OUCH!

Roderick Grant
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Post by Roderick Grant »

Google shows mostly modest, non-McMansion-sized houses in the immediate area of Millard, but there are two monstrously large houses close by off Hazel that probably portend the future of the area. I'm sure a lot of the smaller houses are just waiting to get an offer they can't refuse. To save Millard, moving it may ultimately be the only option.

Nearby, within walking distance of the house, is Millard Park. Does anyone know if that park has anything to do with the Millard family?

Roderick Grant
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Post by Roderick Grant »

An article on "Curbed Chicago" states that one reason the house has not sold is that it "needs a lot of work, possibly hundreds of thousands of dollars worth!" Is that true? The interior photos indicate that it's in pretty good shape.

outside in
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Post by outside in »

Its a great house - but has some shortcomings that make it undesirable to the typical home buyer:
The second floor master bedroom is not attached to a bathroom - needs to share the eastern bathroom with the adjacent bedroom. Small master closet. The bedroom to the immediate west of the master has no closet. The kitchen was redone about 20 years ago, and white laminate cabinets look a little out of place. I'm sure many interested parties find it difficult to get beyond these issues. I didn't know about the taxes, and that's not helping either.

These are all problems that could, and should, be fixed in order to make the house desirable - but it involves constructing some additions (always controversial) and rehabbing - and those who are willing to take on a project like this are few and far between.

The market is sometimes very cruel - in this case to owners who have accomplished a great deal of work, and all of it done very well!

Roderick Grant
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Joined: Wed Mar 29, 2006 7:48 am

Post by Roderick Grant »

The sewing room could usurp the master bedroom closet space to shift the room eastward to take advantage of all three windows, placing a closet at the west end, becoming a bedroom itself; the entrance to the west bedroom could be moved to the wall between the bath and closet, with a standard 24" closet insinuated from the door to the north windows, with the north end of the existing closet converted to a stall shower; the master and east bedrooms could be combined, with the east bath, into a suite with the east room a dressing room; strip the kitchen of its laminate doors and drawer fronts, and replace with stained wood. Alterations could be done without any damage to the architecture. Such reshuffling of room-use doesn't have an effect on the aesthetic if done with care. (Isabel Roberts House did a similar thing by merging the two east bedrooms into one master suite, and that seems not to have had a negative effect on its value. And that house has only one bath on the upper level.)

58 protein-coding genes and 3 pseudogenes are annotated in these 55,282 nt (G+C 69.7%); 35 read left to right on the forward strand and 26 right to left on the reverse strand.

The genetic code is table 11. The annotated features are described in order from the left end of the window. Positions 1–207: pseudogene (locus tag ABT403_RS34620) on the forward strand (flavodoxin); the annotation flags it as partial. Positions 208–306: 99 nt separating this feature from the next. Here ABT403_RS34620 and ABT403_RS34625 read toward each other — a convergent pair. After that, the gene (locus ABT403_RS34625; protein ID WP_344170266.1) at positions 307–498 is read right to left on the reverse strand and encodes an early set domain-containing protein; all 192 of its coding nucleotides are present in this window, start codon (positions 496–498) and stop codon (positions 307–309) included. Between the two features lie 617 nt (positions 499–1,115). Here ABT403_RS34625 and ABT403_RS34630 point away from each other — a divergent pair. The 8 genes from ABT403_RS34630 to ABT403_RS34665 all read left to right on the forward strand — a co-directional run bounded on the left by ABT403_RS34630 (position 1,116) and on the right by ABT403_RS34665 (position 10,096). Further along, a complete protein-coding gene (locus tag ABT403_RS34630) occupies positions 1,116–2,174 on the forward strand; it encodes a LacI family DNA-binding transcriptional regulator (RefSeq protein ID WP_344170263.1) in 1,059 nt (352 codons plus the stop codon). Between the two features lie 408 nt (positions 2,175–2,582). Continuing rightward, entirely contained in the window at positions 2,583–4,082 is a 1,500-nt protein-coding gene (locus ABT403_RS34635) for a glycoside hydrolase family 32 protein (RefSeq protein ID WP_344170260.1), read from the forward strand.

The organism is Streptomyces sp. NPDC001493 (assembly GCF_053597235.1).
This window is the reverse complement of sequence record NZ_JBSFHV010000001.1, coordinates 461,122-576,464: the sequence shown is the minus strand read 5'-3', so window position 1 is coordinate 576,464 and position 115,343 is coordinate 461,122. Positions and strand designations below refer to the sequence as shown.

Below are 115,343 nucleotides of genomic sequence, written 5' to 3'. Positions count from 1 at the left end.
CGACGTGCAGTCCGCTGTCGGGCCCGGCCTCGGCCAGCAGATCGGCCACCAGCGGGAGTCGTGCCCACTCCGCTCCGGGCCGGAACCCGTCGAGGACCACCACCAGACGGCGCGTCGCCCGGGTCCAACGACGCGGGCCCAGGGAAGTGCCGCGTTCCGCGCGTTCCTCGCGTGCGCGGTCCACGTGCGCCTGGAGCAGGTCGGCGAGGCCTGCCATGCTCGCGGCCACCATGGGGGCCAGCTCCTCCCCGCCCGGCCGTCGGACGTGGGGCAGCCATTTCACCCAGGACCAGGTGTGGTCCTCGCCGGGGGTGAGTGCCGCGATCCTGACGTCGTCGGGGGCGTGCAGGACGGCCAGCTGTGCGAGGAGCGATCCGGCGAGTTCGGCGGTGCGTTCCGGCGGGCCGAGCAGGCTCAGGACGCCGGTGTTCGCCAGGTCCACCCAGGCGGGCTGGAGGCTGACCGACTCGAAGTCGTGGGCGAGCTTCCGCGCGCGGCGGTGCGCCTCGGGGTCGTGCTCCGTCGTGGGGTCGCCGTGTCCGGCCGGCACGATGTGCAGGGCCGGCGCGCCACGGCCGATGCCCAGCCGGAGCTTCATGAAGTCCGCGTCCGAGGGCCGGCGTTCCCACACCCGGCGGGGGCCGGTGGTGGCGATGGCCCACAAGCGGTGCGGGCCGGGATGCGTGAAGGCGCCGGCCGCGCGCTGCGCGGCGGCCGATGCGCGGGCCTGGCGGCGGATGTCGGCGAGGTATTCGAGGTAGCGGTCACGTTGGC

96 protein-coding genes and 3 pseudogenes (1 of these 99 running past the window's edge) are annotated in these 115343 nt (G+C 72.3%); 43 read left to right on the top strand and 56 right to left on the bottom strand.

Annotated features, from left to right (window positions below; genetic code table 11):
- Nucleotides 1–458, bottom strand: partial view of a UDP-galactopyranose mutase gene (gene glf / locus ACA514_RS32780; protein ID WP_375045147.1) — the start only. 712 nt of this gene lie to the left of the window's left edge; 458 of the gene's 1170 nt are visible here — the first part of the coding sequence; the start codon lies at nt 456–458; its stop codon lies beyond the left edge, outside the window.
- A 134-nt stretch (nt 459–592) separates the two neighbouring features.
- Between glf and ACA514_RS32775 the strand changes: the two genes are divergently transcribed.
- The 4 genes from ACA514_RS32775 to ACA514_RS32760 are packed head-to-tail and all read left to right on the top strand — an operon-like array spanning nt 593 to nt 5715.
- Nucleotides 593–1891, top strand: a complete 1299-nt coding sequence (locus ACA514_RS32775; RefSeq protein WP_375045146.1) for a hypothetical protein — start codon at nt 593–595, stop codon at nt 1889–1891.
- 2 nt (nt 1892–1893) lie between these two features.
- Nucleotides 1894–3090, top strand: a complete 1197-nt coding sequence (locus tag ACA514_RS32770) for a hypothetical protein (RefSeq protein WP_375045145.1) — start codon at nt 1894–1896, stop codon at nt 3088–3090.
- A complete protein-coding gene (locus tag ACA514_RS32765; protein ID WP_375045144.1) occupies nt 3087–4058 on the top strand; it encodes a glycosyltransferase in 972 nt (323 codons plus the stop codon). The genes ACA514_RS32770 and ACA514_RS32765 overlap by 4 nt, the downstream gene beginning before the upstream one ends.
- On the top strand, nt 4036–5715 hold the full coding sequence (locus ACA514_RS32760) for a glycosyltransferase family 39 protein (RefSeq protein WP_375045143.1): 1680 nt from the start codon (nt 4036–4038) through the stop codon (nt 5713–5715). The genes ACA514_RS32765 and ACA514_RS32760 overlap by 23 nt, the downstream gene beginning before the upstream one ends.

I bet the excessive property tax drives away potential buyers of modest means who might be satisfied with what Millard has to offer, while those to whom 21 grand is not a disincentive might be of the tear-it-down-and-build-big type. Property tax should be determined by the cost to the taxing authority of building, maintaining and repairing infrastructure and services, nothing else. HP's proximity to Chicago ought to lower the land value, not raise it. (No offense, peterm)

SDR
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Post by SDR »

Image

Plan drawings, Millard S.126 © 1993 by William Allin Storrer

pharding
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Post by pharding »

The criticisms that were voiced of this Prairie Period House are applicable to all Prairie Period Houses except for Darwin Martin. Actually those criticisms are applicable to virtually all historic houses of the period except for a smattering of houses in the mansion category. The idea that this rather large house should get multiple bump outs to be livable strikes me as rather absurd.
Paul Harding FAIA Owner and Restoration Architect for FLW's 1901 E. Arthur Davenport House, the First Prairie School House in Chicago | www.harding.com | LinkedIn